Also at night the reflective striping will provide better warning that people are present if they cant see all the lights or come up on a scene where no Emergency apparatus is present. I guess it is up to the senior member on scene or what ever the dept. SOP is.


    ------------------
    Kevin Wiseman
    School Of Fire Protection
    Ponderosa FD

  9. #9
    FiRsqDvr45
    Firehouse.com Guest

    Post

    I respond to the scene of most MVAs and Medical Aids with the FAST Squad and I have found that my nomex forestry pants and jacket with its yellow color and reflective trim not only keeps me visible but identifies me as an emergency worker. It also looks a little more professional to the taxpayer (I think) to show up at their house for a med aid like that than in what ever I may have on.(Dirty work jeans and T-shirt while working on the car, etc.) While working on the NFD ambulance I only wear turnouts if it is an MVA,it is snowing or sleeting out, or if the call is at o-dark-30 and I was in the rack.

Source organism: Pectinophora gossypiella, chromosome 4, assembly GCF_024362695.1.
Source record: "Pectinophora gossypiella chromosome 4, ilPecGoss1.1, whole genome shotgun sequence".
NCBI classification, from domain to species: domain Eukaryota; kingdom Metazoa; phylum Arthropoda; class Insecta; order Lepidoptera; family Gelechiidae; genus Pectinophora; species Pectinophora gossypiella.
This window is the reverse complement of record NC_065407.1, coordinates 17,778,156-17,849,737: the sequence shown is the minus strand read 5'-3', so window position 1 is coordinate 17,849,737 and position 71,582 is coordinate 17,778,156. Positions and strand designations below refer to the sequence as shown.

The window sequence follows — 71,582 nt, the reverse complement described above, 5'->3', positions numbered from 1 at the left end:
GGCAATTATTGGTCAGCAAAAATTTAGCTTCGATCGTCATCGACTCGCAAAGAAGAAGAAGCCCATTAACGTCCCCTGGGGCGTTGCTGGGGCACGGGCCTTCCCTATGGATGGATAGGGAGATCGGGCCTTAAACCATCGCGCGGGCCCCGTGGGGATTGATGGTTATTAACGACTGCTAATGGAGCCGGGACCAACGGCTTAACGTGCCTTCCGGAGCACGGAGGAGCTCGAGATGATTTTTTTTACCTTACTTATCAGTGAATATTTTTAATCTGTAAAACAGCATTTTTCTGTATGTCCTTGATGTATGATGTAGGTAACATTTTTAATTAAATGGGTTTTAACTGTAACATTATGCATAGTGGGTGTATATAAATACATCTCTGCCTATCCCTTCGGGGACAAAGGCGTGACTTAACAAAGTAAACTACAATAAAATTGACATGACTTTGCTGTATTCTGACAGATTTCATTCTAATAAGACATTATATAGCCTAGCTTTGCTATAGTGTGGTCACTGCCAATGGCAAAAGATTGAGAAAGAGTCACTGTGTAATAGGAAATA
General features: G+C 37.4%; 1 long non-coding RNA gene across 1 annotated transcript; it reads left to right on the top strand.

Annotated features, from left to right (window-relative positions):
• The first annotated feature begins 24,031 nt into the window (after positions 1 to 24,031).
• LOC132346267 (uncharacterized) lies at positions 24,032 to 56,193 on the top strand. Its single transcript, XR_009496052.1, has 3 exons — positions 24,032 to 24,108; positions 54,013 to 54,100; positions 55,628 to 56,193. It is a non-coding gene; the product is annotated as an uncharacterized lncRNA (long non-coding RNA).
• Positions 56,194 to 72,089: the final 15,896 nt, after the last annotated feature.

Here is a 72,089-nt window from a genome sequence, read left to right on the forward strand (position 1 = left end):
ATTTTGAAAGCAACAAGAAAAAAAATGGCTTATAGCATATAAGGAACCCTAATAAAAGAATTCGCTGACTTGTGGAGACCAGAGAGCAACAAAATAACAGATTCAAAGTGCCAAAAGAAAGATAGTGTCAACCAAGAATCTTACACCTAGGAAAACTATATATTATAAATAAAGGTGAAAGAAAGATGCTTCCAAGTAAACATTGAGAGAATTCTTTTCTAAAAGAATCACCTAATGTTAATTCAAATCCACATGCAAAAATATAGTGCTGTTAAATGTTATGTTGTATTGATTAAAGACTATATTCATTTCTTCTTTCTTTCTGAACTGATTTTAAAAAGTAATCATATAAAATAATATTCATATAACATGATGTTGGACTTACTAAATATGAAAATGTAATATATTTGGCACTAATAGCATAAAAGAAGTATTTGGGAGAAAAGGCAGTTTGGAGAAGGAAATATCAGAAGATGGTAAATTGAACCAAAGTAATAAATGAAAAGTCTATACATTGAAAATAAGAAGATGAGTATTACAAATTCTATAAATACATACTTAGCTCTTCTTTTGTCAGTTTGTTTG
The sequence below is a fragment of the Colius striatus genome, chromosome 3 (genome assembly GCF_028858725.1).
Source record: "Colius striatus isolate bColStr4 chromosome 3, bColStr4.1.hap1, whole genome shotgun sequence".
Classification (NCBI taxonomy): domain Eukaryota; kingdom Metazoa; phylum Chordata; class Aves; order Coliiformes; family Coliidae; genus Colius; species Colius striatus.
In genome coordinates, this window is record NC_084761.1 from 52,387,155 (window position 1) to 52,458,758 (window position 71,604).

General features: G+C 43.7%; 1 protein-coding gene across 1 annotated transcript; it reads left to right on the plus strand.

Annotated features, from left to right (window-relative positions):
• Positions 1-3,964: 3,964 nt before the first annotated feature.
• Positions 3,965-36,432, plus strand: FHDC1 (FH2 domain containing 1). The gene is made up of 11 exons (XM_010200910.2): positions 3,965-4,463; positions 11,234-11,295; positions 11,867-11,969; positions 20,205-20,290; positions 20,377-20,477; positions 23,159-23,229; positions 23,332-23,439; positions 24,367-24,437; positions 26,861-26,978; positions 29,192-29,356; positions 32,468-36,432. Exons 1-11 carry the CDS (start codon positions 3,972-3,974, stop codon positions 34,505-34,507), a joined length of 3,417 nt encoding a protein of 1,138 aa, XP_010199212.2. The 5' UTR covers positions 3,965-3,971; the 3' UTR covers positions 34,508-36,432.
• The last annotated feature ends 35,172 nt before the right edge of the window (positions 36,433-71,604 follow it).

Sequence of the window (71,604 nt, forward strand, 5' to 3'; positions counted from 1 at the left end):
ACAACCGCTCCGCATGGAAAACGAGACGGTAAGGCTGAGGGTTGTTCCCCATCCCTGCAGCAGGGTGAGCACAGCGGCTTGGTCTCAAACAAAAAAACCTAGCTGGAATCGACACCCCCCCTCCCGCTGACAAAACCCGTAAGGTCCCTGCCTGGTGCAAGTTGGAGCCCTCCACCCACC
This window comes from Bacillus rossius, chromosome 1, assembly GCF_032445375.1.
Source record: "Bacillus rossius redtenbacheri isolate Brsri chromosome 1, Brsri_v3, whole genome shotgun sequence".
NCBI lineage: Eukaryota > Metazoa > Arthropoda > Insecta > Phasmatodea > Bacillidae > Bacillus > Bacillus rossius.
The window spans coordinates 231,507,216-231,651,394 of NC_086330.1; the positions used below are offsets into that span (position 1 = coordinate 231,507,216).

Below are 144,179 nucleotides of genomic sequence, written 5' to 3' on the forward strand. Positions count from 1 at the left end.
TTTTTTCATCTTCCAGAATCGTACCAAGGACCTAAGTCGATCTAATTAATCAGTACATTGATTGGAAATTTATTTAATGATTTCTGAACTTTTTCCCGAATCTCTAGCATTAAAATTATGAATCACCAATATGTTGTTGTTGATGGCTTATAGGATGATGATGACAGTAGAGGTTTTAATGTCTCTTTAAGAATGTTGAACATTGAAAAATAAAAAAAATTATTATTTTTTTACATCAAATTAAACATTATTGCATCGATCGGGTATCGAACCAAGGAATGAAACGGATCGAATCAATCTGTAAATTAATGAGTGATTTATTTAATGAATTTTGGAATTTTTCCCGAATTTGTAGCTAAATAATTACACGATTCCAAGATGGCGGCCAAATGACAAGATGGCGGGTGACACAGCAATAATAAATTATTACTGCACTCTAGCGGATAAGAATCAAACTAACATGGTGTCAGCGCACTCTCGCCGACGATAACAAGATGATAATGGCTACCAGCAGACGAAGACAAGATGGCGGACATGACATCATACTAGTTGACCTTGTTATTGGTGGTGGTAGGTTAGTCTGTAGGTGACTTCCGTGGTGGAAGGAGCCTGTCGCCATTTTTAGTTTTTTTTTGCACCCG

------------------
    FF/EMT Jay Ellingson
    Newington,NH FD,
    Madbury,NH VFD & FAST Squad &
    New England Dragway Safety Team (Sundaaayy!)
    Be Safe!

  10. #10
    trumpeter75
    Firehouse.com Guest

    Post

    In the evening after I change out of uniform and at night I wear 'em, but usually not during the day except on MVA's.

  11. #11
    DRA-252
    Firehouse.com Guest

    Post

    On EMS (band-aid) calls we can wear bunker gear or a marked jumpsuit. The idea is to have some identifier to the public. Bunker gear is always taken on all calls but not always worn. Rescue calls such as MVA require bunker gear. Our insurance requires use of all protective gear.

  12. #12
    Capt.GPR
    Firehouse.com Guest

    Post

    My department will be starting to respond to Priority 1 EMS calls with the rescue squad that covers our fire district, hopefully sometime next week. There are still a few details we need to work out with the Fire Coordinators office. I've asked that anyone responding on these calls at least wear their bunker pants for I.D. purposes. Any other type of call is considered a fire call and full gear must be worn.